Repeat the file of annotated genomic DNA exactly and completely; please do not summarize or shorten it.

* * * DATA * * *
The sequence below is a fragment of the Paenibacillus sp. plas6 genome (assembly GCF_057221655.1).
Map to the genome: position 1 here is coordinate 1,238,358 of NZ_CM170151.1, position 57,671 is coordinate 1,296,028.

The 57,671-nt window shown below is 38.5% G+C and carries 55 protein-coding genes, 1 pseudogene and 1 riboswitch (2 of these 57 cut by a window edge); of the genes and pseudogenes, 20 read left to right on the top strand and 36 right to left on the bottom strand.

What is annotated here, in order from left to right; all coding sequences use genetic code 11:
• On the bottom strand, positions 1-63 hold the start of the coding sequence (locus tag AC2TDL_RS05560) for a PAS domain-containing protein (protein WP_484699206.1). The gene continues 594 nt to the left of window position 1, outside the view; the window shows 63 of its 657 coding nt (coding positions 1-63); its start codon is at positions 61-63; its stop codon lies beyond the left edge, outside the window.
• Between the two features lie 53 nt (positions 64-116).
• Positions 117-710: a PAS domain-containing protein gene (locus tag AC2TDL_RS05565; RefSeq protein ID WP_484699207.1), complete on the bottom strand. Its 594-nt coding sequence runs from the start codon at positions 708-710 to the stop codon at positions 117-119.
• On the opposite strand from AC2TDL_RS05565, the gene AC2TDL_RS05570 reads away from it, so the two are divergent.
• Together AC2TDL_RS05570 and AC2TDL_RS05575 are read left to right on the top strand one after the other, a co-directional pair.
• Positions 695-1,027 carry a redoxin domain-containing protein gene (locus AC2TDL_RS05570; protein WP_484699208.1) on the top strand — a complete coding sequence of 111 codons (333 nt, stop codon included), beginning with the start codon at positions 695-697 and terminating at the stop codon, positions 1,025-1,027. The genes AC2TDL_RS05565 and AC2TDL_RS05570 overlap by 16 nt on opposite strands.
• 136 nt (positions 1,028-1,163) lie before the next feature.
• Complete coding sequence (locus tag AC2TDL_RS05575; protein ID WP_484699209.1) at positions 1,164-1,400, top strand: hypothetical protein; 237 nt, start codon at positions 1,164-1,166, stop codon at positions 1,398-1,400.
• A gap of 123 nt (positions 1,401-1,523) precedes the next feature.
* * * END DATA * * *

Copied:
The sequence below is a fragment of the Paenibacillus sp. plas6 genome (assembly GCF_057221655.1).
Map to the genome: position 1 here is coordinate 1,238,358 of NZ_CM170151.1, position 57,671 is coordinate 1,296,028.

The 57,671-nt window shown below is 38.5% G+C and carries 55 protein-coding genes, 1 pseudogene and 1 riboswitch (2 of these 57 cut by a window edge); of the genes and pseudogenes, 20 read left to right on the top strand and 36 right to left on the bottom strand.

What is annotated here, in order from left to right; all coding sequences use genetic code 11:
• On the bottom strand, positions 1-63 hold the start of the coding sequence (locus tag AC2TDL_RS05560) for a PAS domain-containing protein (protein WP_484699206.1). The gene continues 594 nt to the left of window position 1, outside the view; the window shows 63 of its 657 coding nt (coding positions 1-63); its start codon is at positions 61-63; its stop codon lies beyond the left edge, outside the window.
• Between the two features lie 53 nt (positions 64-116).
• Positions 117-710: a PAS domain-containing protein gene (locus tag AC2TDL_RS05565; RefSeq protein ID WP_484699207.1), complete on the bottom strand. Its 594-nt coding sequence runs from the start codon at positions 708-710 to the stop codon at positions 117-119.
• On the opposite strand from AC2TDL_RS05565, the gene AC2TDL_RS05570 reads away from it, so the two are divergent.
• Together AC2TDL_RS05570 and AC2TDL_RS05575 are read left to right on the top strand one after the other, a co-directional pair.
• Positions 695-1,027 carry a redoxin domain-containing protein gene (locus AC2TDL_RS05570; protein WP_484699208.1) on the top strand — a complete coding sequence of 111 codons (333 nt, stop codon included), beginning with the start codon at positions 695-697 and terminating at the stop codon, positions 1,025-1,027. The genes AC2TDL_RS05565 and AC2TDL_RS05570 overlap by 16 nt on opposite strands.
• 136 nt (positions 1,028-1,163) lie before the next feature.
• Complete coding sequence (locus tag AC2TDL_RS05575; protein ID WP_484699209.1) at positions 1,164-1,400, top strand: hypothetical protein; 237 nt, start codon at positions 1,164-1,166, stop codon at positions 1,398-1,400.
• A gap of 123 nt (positions 1,401-1,523) precedes the next feature.